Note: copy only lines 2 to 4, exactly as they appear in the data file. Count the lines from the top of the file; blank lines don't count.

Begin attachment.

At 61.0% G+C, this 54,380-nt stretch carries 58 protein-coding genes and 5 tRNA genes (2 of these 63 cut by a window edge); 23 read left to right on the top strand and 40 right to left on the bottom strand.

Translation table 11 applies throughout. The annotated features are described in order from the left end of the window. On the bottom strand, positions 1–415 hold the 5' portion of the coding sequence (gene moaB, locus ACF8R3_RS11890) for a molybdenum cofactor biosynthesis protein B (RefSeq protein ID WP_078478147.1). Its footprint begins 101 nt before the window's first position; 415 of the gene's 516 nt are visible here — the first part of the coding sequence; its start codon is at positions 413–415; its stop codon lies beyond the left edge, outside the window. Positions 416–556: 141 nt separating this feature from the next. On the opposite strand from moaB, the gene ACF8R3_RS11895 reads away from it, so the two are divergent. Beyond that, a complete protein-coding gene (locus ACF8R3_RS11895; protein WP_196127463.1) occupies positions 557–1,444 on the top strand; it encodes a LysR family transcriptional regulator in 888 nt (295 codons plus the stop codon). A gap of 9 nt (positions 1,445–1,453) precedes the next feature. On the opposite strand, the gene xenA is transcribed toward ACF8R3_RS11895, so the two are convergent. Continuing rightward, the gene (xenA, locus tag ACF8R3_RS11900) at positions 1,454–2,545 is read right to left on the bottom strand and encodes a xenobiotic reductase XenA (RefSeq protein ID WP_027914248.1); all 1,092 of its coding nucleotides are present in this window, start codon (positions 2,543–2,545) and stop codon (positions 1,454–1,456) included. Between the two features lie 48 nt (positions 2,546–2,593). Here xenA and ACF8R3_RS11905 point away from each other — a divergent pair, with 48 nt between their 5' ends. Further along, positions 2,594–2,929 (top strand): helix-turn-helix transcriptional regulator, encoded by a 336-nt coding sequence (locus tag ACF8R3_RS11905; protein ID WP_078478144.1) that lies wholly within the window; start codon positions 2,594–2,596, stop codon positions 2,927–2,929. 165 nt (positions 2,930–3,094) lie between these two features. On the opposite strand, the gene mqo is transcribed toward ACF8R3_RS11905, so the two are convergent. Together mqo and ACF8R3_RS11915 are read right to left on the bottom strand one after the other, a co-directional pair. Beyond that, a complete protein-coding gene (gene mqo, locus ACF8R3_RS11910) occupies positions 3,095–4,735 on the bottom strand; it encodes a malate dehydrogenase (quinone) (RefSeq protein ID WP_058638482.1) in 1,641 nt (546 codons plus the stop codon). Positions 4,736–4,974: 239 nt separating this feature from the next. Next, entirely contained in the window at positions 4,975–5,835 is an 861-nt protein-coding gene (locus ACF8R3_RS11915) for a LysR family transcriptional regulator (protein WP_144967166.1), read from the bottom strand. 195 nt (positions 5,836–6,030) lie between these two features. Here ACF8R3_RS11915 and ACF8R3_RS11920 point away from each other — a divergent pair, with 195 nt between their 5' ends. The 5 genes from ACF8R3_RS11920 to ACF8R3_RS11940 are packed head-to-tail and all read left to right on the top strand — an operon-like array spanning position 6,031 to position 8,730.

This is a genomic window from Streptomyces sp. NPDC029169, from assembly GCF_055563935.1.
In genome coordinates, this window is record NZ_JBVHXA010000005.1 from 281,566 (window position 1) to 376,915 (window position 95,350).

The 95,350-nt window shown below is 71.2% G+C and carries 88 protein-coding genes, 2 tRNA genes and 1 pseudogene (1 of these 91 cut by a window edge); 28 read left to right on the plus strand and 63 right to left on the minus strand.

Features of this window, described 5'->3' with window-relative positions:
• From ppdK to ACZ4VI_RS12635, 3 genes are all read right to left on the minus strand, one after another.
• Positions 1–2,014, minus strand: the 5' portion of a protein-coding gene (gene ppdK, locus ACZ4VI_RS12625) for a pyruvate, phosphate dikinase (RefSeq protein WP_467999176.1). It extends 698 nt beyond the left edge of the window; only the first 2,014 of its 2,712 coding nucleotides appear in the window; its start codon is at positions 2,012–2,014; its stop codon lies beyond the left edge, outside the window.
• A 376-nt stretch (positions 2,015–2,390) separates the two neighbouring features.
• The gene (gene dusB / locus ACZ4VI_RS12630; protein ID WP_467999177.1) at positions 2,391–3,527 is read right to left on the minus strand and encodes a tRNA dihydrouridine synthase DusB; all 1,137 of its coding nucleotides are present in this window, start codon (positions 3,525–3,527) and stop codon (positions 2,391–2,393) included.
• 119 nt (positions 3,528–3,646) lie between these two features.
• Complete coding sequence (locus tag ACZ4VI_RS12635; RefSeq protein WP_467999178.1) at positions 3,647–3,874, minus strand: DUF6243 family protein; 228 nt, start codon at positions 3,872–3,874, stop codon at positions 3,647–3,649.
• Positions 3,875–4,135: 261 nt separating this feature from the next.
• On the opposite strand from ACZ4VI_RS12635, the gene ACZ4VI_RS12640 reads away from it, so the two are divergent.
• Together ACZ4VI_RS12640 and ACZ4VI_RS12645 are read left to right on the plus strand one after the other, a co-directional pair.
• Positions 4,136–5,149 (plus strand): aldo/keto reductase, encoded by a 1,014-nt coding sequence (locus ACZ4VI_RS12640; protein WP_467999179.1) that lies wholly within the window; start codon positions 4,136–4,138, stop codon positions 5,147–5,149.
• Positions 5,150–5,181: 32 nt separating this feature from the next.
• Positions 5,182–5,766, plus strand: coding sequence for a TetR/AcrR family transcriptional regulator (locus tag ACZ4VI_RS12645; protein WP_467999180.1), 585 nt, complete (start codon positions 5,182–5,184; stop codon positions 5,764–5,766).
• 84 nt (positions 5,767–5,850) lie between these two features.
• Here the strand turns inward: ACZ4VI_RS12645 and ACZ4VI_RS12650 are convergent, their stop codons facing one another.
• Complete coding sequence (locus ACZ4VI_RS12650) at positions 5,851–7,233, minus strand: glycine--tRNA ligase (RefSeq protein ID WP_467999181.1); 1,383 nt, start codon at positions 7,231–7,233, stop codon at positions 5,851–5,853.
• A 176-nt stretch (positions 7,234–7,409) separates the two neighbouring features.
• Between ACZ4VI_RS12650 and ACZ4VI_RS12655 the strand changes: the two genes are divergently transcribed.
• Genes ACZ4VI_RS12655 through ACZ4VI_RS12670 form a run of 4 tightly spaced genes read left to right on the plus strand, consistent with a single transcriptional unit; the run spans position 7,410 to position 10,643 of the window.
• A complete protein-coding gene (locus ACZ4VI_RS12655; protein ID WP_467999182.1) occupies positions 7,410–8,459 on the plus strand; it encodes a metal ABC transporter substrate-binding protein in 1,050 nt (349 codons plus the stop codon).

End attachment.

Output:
Translation table 11 applies throughout. The annotated features are described in order from the left end of the window. On the bottom strand, positions 1–415 hold the 5' portion of the coding sequence (gene moaB, locus ACF8R3_RS11890) for a molybdenum cofactor biosynthesis protein B (RefSeq protein ID WP_078478147.1). Its footprint begins 101 nt before the window's first position; 415 of the gene's 516 nt are visible here — the first part of the coding sequence; its start codon is at positions 413–415; its stop codon lies beyond the left edge, outside the window. Positions 416–556: 141 nt separating this feature from the next. On the opposite strand from moaB, the gene ACF8R3_RS11895 reads away from it, so the two are divergent. Beyond that, a complete protein-coding gene (locus ACF8R3_RS11895; protein WP_196127463.1) occupies positions 557–1,444 on the top strand; it encodes a LysR family transcriptional regulator in 888 nt (295 codons plus the stop codon). A gap of 9 nt (positions 1,445–1,453) precedes the next feature. On the opposite strand, the gene xenA is transcribed toward ACF8R3_RS11895, so the two are convergent. Continuing rightward, the gene (xenA, locus tag ACF8R3_RS11900) at positions 1,454–2,545 is read right to left on the bottom strand and encodes a xenobiotic reductase XenA (RefSeq protein ID WP_027914248.1); all 1,092 of its coding nucleotides are present in this window, start codon (positions 2,543–2,545) and stop codon (positions 1,454–1,456) included. Between the two features lie 48 nt (positions 2,546–2,593). Here xenA and ACF8R3_RS11905 point away from each other — a divergent pair, with 48 nt between their 5' ends. Further along, positions 2,594–2,929 (top strand): helix-turn-helix transcriptional regulator, encoded by a 336-nt coding sequence (locus tag ACF8R3_RS11905; protein ID WP_078478144.1) that lies wholly within the window; start codon positions 2,594–2,596, stop codon positions 2,927–2,929. 165 nt (positions 2,930–3,094) lie between these two features. On the opposite strand, the gene mqo is transcribed toward ACF8R3_RS11905, so the two are convergent. Together mqo and ACF8R3_RS11915 are read right to left on the bottom strand one after the other, a co-directional pair. Beyond that, a complete protein-coding gene (gene mqo, locus ACF8R3_RS11910) occupies positions 3,095–4,735 on the bottom strand; it encodes a malate dehydrogenase (quinone) (RefSeq protein ID WP_058638482.1) in 1,641 nt (546 codons plus the stop codon). Positions 4,736–4,974: 239 nt separating this feature from the next. Next, entirely contained in the window at positions 4,975–5,835 is an 861-nt protein-coding gene (locus ACF8R3_RS11915) for a LysR family transcriptional regulator (protein WP_144967166.1), read from the bottom strand. 195 nt (positions 5,836–6,030) lie between these two features. Here ACF8R3_RS11915 and ACF8R3_RS11920 point away from each other — a divergent pair, with 195 nt between their 5' ends. The 5 genes from ACF8R3_RS11920 to ACF8R3_RS11940 are packed head-to-tail and all read left to right on the top strand — an operon-like array spanning position 6,031 to position 8,730.

This is a genomic window from Streptomyces sp. NPDC029169, from assembly GCF_055563935.1.
In genome coordinates, this window is record NZ_JBVHXA010000005.1 from 281,566 (window position 1) to 376,915 (window position 95,350).